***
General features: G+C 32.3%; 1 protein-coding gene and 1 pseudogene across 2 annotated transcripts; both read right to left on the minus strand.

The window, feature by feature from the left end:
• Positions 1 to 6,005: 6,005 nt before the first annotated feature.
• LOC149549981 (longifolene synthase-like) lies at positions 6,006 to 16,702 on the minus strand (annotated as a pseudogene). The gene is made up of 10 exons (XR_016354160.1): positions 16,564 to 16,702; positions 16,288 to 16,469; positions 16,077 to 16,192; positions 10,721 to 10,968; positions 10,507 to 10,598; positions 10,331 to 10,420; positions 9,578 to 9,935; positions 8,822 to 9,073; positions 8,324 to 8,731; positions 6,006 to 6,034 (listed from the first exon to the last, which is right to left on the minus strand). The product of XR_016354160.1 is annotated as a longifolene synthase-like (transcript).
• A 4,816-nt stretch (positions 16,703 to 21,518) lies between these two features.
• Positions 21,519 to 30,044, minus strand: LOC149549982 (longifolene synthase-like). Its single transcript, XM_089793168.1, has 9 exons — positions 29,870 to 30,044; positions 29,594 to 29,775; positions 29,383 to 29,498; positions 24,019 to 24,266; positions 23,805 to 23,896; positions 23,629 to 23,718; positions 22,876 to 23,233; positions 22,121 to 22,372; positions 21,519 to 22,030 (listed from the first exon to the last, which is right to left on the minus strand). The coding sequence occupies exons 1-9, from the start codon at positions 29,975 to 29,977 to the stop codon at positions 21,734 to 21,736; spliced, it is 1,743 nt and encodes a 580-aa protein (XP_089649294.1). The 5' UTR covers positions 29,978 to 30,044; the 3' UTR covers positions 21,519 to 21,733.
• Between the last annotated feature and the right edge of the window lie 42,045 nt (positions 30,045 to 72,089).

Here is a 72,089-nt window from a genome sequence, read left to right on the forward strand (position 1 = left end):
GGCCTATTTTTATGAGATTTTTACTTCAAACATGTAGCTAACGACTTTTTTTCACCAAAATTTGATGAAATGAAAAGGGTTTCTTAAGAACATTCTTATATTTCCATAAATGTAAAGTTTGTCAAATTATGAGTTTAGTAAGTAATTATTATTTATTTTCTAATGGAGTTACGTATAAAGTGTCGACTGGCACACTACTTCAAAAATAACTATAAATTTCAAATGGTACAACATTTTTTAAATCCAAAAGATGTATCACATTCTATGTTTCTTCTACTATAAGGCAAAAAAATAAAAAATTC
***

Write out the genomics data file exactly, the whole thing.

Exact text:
General features: G+C 32.3%; 1 protein-coding gene and 1 pseudogene across 2 annotated transcripts; both read right to left on the minus strand.

The window, feature by feature from the left end:
• Positions 1 to 6,005: 6,005 nt before the first annotated feature.
• LOC149549981 (longifolene synthase-like) lies at positions 6,006 to 16,702 on the minus strand (annotated as a pseudogene). The gene is made up of 10 exons (XR_016354160.1): positions 16,564 to 16,702; positions 16,288 to 16,469; positions 16,077 to 16,192; positions 10,721 to 10,968; positions 10,507 to 10,598; positions 10,331 to 10,420; positions 9,578 to 9,935; positions 8,822 to 9,073; positions 8,324 to 8,731; positions 6,006 to 6,034 (listed from the first exon to the last, which is right to left on the minus strand). The product of XR_016354160.1 is annotated as a longifolene synthase-like (transcript).
• A 4,816-nt stretch (positions 16,703 to 21,518) lies between these two features.
• Positions 21,519 to 30,044, minus strand: LOC149549982 (longifolene synthase-like). Its single transcript, XM_089793168.1, has 9 exons — positions 29,870 to 30,044; positions 29,594 to 29,775; positions 29,383 to 29,498; positions 24,019 to 24,266; positions 23,805 to 23,896; positions 23,629 to 23,718; positions 22,876 to 23,233; positions 22,121 to 22,372; positions 21,519 to 22,030 (listed from the first exon to the last, which is right to left on the minus strand). The coding sequence occupies exons 1-9, from the start codon at positions 29,975 to 29,977 to the stop codon at positions 21,734 to 21,736; spliced, it is 1,743 nt and encodes a 580-aa protein (XP_089649294.1). The 5' UTR covers positions 29,978 to 30,044; the 3' UTR covers positions 21,519 to 21,733.
• Between the last annotated feature and the right edge of the window lie 42,045 nt (positions 30,045 to 72,089).

Here is a 72,089-nt window from a genome sequence, read left to right on the forward strand (position 1 = left end):
GGCCTATTTTTATGAGATTTTTACTTCAAACATGTAGCTAACGACTTTTTTTCACCAAAATTTGATGAAATGAAAAGGGTTTCTTAAGAACATTCTTATATTTCCATAAATGTAAAGTTTGTCAAATTATGAGTTTAGTAAGTAATTATTATTTATTTTCTAATGGAGTTACGTATAAAGTGTCGACTGGCACACTACTTCAAAAATAACTATAAATTTCAAATGGTACAACATTTTTTAAATCCAAAAGATGTATCACATTCTATGTTTCTTCTACTATAAGGCAAAAAAATAAAAAATTC